Cold Weather Tips

Has your pet had a wellness exam lately?  You want to make sure your pet is as ready and healthy as possible to handle the cold.  You may have to adjust your walking time to protect both you and your pet from weather associated health risks. Some health conditions may create a harder time regulating body temperature.  If you have any concerns, please consult with your veterinarian.  While most people believe that cats and dogs can handle the cold because of their fur, that is not true.  Fur is not a perfect insulator.  Like people, our pets are susceptible to frostbite and hypothermia and should be kept inside as much as possible.

Knowing your pet is repeatedly coming out of the cold and into the warmth of the house is normal for anyone with a doggie door.  However, it can cause dry, itchy, flaking skin.  It is recommended that you keep your home humidified to help with any winter skin dryness.  Bathe your pets as little as possible during cold spells.  Bathing too often can remove essential oils and increase the chance of dry, flaking skin.

Although you may be tempted, it is not advised that you shave your dog down to the skin in winter.  If you have a short-haired pet, consider all the products on the market today that can help keep him/her warm.  You might consider a coat or sweater with coverage from the base of the tail to the belly.  Another tip is to massage petroleum jelly to prevent dryness and cracking of the paw skin or use booties when we have that occasional freeze and there is frozen water on the sidewalks.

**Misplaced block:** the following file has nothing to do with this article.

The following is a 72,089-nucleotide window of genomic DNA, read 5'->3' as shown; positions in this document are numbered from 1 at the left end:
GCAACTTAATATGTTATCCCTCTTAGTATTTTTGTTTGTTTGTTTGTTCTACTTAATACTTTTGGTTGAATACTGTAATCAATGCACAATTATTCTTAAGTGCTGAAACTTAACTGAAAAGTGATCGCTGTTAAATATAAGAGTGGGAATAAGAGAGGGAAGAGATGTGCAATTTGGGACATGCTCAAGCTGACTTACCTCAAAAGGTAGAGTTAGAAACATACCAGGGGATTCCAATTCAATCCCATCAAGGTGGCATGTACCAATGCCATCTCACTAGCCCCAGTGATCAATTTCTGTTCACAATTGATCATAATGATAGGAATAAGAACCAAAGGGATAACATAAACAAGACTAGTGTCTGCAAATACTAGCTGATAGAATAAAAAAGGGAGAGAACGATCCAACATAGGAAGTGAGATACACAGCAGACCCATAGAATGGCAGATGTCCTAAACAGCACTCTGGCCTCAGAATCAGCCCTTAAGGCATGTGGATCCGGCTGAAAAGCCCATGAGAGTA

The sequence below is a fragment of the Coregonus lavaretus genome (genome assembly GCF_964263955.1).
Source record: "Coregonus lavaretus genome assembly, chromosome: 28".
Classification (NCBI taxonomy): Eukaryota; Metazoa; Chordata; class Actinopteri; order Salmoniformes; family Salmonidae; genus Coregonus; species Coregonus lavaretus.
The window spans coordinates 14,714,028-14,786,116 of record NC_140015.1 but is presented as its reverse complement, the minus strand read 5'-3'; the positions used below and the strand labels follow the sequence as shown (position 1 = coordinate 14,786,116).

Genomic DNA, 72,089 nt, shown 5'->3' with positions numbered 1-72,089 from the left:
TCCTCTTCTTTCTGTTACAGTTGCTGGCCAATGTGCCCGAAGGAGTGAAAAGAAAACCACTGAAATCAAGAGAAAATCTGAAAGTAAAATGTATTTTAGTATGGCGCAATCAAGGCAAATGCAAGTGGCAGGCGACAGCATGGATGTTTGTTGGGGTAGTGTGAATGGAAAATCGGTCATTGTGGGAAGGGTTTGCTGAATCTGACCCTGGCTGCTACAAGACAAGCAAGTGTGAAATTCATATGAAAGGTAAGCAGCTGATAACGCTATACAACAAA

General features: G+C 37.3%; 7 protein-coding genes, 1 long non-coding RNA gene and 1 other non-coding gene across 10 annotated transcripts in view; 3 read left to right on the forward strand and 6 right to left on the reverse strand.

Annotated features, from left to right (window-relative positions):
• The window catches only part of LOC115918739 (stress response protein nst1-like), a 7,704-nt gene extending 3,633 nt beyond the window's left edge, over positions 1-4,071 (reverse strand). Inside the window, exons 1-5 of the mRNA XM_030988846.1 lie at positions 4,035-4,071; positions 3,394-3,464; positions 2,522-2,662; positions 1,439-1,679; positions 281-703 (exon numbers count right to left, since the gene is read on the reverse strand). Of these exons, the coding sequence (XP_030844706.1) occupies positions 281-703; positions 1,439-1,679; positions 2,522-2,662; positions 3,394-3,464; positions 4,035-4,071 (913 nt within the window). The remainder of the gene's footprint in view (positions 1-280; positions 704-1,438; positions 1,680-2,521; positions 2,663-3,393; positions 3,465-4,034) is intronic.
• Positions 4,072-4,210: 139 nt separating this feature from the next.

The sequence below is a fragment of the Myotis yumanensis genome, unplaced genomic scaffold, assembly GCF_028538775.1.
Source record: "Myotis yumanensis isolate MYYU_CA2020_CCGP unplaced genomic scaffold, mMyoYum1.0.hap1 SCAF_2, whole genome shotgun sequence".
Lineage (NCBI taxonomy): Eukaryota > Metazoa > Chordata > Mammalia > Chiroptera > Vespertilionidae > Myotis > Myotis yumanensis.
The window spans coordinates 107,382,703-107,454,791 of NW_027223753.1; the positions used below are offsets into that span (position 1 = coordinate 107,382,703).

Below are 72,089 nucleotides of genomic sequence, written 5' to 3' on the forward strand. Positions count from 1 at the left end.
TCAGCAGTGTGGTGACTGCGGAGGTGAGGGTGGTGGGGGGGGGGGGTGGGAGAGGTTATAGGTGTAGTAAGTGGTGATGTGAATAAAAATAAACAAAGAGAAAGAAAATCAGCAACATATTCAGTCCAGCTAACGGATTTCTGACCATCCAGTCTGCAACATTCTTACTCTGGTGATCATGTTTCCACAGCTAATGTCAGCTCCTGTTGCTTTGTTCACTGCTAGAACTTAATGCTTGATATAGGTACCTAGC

You can feed your pet a little more during the cold months, but keep them at a healthy weight.  They burn extra energy by trying to stay warm.  Make sure your companion has plenty of water to keep your pet well-hydrated (again, helping to avoid dry skin).

Do not leave your pets alone in a car for any length of time.  Just as that is true for the summer, it is true for the winter. Cars can act as refrigerators that hold in the cold and cause pets to freeze to death.  No pet should be left alone outside for long periods of time in below freezing weather (which we do have every now and then), inside or outside a car.

Make some noise before turning on your car’s engine.  Bang on the hood or honk the horn to encourage any critter which may have been drawn to a warm engine.  Also, never leave your pets unattended while a space heater is turned on.  If knocked over there is a potential of a fire.  Heated pet mats should be used with caution because they are capable of causing burns.

Finally, no winter tip sheet would be complete without a warning on the dangers of antifreeze.  It is deadly.  There are coolants and antifreeze on the market that are less toxic to animals; however, care should be taken not to leave any anywhere your pet or any animal may have access.

Please remember: if it is too cold for you, it is probably too cold for your pet.   Again, please try and keep your pets inside as much as possible during the cold weather and enjoy quality snuggle time! ©LVPSM